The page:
The taxi industry in KwaZulu-Natal (KZN) has thrown a lifeline to victims of gender-based violence (GBV) by agreeing to intervene on their behalf in domestic disputes and to help them report any abuse.
The programme is part of a partnership between the South African National Taxi Council (Santaco) and the KZN Department of Social Development (DSD).
Social Development MEC Nonhlanhla Khoza, Head of Department Nelisiwe Vilakazi and Santaco’s provincial chairperson Boy Zondi have signed a memorandum of understanding (MoU) that will see members of the taxi council become active role players in ending GBV.
According to the MoU, the DSD will teach commuters, taxi rank managers and marshals about GBV and the services offered by the department.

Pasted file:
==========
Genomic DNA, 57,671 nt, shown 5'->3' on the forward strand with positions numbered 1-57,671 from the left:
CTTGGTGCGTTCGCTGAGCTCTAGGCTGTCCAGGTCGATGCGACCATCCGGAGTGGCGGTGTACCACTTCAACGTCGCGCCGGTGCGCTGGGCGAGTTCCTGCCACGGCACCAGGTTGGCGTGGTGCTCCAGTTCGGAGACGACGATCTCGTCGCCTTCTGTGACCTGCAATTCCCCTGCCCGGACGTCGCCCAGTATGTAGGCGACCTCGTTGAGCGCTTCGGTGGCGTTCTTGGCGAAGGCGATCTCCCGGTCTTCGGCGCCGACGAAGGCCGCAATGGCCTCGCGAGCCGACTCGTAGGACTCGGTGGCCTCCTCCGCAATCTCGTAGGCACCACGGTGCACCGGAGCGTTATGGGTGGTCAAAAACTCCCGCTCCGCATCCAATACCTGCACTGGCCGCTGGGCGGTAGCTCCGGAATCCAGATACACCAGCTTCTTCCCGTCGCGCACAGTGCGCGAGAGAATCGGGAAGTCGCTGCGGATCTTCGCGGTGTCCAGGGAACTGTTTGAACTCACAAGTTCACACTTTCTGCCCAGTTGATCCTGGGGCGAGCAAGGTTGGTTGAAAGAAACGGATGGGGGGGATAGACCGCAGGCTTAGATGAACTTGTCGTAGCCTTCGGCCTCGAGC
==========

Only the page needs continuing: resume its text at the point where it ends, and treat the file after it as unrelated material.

Khoza says the department will train drivers, queue marshals, taxi owners and other industry stakeholders to properly deal with GBV cases. She says after interactions with Santaco, her department was pleased to discover that the taxi council had already started a campaign to end violence directed at women.
Santaco will be responsible for the promotion of respectful and non-violent behaviour towards its customers, the prevention of sexual harassment and GBV and will promote gender equality and the safety of women at taxi ranks.
“We transport almost 16 million people [nationally] and it is important that our passengers are safe. We have also made recommendations that it must be law for all taxis to have cameras installed in them. We have a responsibility towards the safety of the passengers,” says Zondi.
Bashir Ismail, the spokesperson of the Chatsworth Minibus Association – one of the participating taxi bodies – says they advise that all incidents of GBV be reported to the police.
“At the police station, we go through the process of opening a case with a victim and then we take them to where they will be safe,” says Ismail.